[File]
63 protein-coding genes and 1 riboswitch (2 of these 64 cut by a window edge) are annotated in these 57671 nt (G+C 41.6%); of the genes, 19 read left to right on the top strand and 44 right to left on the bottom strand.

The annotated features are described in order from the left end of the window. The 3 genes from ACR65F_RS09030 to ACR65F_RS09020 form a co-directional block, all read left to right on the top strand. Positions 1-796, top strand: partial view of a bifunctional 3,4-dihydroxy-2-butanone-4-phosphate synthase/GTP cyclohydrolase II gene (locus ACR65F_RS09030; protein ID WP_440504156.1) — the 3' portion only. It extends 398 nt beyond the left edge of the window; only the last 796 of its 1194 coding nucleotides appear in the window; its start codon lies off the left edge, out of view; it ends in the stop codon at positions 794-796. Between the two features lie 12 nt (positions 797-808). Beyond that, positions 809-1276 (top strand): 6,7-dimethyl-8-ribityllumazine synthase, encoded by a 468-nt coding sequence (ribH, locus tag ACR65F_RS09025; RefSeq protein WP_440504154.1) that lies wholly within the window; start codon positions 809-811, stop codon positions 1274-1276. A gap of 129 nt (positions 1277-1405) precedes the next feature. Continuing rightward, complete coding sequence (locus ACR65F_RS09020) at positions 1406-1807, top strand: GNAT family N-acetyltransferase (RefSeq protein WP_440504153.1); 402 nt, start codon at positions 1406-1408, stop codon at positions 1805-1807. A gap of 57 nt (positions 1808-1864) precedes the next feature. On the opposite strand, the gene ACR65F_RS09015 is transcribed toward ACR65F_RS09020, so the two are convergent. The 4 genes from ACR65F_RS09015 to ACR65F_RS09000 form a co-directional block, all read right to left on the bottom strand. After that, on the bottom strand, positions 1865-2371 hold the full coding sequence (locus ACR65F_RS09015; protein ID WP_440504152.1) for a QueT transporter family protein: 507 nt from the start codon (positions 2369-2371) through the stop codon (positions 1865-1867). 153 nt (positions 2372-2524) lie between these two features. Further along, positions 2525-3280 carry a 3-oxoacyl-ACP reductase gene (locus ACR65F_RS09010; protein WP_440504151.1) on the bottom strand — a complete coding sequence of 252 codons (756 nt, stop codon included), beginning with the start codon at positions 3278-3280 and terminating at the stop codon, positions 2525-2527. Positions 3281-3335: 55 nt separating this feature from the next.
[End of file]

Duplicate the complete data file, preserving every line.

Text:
63 protein-coding genes and 1 riboswitch (2 of these 64 cut by a window edge) are annotated in these 57671 nt (G+C 41.6%); of the genes, 19 read left to right on the top strand and 44 right to left on the bottom strand.

The annotated features are described in order from the left end of the window. The 3 genes from ACR65F_RS09030 to ACR65F_RS09020 form a co-directional block, all read left to right on the top strand. Positions 1-796, top strand: partial view of a bifunctional 3,4-dihydroxy-2-butanone-4-phosphate synthase/GTP cyclohydrolase II gene (locus ACR65F_RS09030; protein ID WP_440504156.1) — the 3' portion only. It extends 398 nt beyond the left edge of the window; only the last 796 of its 1194 coding nucleotides appear in the window; its start codon lies off the left edge, out of view; it ends in the stop codon at positions 794-796. Between the two features lie 12 nt (positions 797-808). Beyond that, positions 809-1276 (top strand): 6,7-dimethyl-8-ribityllumazine synthase, encoded by a 468-nt coding sequence (ribH, locus tag ACR65F_RS09025; RefSeq protein WP_440504154.1) that lies wholly within the window; start codon positions 809-811, stop codon positions 1274-1276. A gap of 129 nt (positions 1277-1405) precedes the next feature. Continuing rightward, complete coding sequence (locus ACR65F_RS09020) at positions 1406-1807, top strand: GNAT family N-acetyltransferase (RefSeq protein WP_440504153.1); 402 nt, start codon at positions 1406-1408, stop codon at positions 1805-1807. A gap of 57 nt (positions 1808-1864) precedes the next feature. On the opposite strand, the gene ACR65F_RS09015 is transcribed toward ACR65F_RS09020, so the two are convergent. The 4 genes from ACR65F_RS09015 to ACR65F_RS09000 form a co-directional block, all read right to left on the bottom strand. After that, on the bottom strand, positions 1865-2371 hold the full coding sequence (locus ACR65F_RS09015; protein ID WP_440504152.1) for a QueT transporter family protein: 507 nt from the start codon (positions 2369-2371) through the stop codon (positions 1865-1867). 153 nt (positions 2372-2524) lie between these two features. Further along, positions 2525-3280 carry a 3-oxoacyl-ACP reductase gene (locus ACR65F_RS09010; protein WP_440504151.1) on the bottom strand — a complete coding sequence of 252 codons (756 nt, stop codon included), beginning with the start codon at positions 3278-3280 and terminating at the stop codon, positions 2525-2527. Positions 3281-3335: 55 nt separating this feature from the next.